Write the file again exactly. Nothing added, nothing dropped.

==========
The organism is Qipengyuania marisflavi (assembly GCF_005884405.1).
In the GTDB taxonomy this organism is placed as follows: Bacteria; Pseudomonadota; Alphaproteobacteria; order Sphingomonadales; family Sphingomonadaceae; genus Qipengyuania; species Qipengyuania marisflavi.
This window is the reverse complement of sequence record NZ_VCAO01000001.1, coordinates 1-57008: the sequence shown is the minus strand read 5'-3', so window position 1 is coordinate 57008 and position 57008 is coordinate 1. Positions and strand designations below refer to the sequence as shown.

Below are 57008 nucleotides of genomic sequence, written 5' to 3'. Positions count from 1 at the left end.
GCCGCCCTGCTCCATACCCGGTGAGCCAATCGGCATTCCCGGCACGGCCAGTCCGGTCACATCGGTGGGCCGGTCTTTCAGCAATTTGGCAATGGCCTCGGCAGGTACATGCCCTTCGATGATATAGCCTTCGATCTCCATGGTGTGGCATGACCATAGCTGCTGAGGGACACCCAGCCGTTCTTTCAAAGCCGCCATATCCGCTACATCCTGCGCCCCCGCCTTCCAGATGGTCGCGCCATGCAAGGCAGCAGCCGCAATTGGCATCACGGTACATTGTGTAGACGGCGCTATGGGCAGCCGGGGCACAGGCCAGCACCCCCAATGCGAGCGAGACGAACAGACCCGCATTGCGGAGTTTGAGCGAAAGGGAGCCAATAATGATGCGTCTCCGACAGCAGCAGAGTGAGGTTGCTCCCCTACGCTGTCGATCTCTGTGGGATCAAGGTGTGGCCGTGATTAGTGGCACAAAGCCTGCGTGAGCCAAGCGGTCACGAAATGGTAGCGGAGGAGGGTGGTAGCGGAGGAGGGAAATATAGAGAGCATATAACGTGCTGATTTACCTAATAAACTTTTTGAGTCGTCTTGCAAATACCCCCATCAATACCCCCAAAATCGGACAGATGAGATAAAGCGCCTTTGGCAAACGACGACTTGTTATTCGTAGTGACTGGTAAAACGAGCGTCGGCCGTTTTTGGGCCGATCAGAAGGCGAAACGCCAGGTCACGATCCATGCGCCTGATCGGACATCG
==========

The organism is Qipengyuania marisflavi (assembly GCF_005884405.1).
In the GTDB taxonomy this organism is placed as follows: Bacteria; Pseudomonadota; Alphaproteobacteria; order Sphingomonadales; family Sphingomonadaceae; genus Qipengyuania; species Qipengyuania marisflavi.
This window is the reverse complement of sequence record NZ_VCAO01000001.1, coordinates 1-57008: the sequence shown is the minus strand read 5'-3', so window position 1 is coordinate 57008 and position 57008 is coordinate 1. Positions and strand designations below refer to the sequence as shown.

Below are 57008 nucleotides of genomic sequence, written 5' to 3'. Positions count from 1 at the left end.
GCCGCCCTGCTCCATACCCGGTGAGCCAATCGGCATTCCCGGCACGGCCAGTCCGGTCACATCGGTGGGCCGGTCTTTCAGCAATTTGGCAATGGCCTCGGCAGGTACATGCCCTTCGATGATATAGCCTTCGATCTCCATGGTGTGGCATGACCATAGCTGCTGAGGGACACCCAGCCGTTCTTTCAAAGCCGCCATATCCGCTACATCCTGCGCCCCCGCCTTCCAGATGGTCGCGCCATGCAAGGCAGCAGCCGCAATTGGCATCACGGTACATTGTGTAGACGGCGCTATGGGCAGCCGGGGCACAGGCCAGCACCCCCAATGCGAGCGAGACGAACAGACCCGCATTGCGGAGTTTGAGCGAAAGGGAGCCAATAATGATGCGTCTCCGACAGCAGCAGAGTGAGGTTGCTCCCCTACGCTGTCGATCTCTGTGGGATCAAGGTGTGGCCGTGATTAGTGGCACAAAGCCTGCGTGAGCCAAGCGGTCACGAAATGGTAGCGGAGGAGGGTGGTAGCGGAGGAGGGAAATATAGAGAGCATATAACGTGCTGATTTACCTAATAAACTTTTTGAGTCGTCTTGCAAATACCCCCATCAATACCCCCAAAATCGGACAGATGAGATAAAGCGCCTTTGGCAAACGACGACTTGTTATTCGTAGTGACTGGTAAAACGAGCGTCGGCCGTTTTTGGGCCGATCAGAAGGCGAAACGCCAGGTCACGATCCATGCGCCTGATCGGACATCG